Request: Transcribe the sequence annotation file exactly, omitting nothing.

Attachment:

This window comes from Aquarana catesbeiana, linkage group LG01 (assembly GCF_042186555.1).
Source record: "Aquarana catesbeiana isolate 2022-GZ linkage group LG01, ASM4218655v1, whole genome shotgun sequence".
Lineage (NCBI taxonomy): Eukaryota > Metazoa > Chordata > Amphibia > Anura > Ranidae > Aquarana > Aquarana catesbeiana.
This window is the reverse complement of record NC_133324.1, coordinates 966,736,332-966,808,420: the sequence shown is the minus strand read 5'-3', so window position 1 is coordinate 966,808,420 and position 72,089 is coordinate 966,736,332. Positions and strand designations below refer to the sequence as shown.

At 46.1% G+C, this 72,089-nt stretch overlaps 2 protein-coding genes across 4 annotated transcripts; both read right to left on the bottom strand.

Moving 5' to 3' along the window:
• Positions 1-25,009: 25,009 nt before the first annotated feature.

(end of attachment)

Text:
This window comes from Aquarana catesbeiana, linkage group LG01 (assembly GCF_042186555.1).
Source record: "Aquarana catesbeiana isolate 2022-GZ linkage group LG01, ASM4218655v1, whole genome shotgun sequence".
Lineage (NCBI taxonomy): Eukaryota > Metazoa > Chordata > Amphibia > Anura > Ranidae > Aquarana > Aquarana catesbeiana.
This window is the reverse complement of record NC_133324.1, coordinates 966,736,332-966,808,420: the sequence shown is the minus strand read 5'-3', so window position 1 is coordinate 966,808,420 and position 72,089 is coordinate 966,736,332. Positions and strand designations below refer to the sequence as shown.

At 46.1% G+C, this 72,089-nt stretch overlaps 2 protein-coding genes across 4 annotated transcripts; both read right to left on the bottom strand.

Moving 5' to 3' along the window:
• Positions 1-25,009: 25,009 nt before the first annotated feature.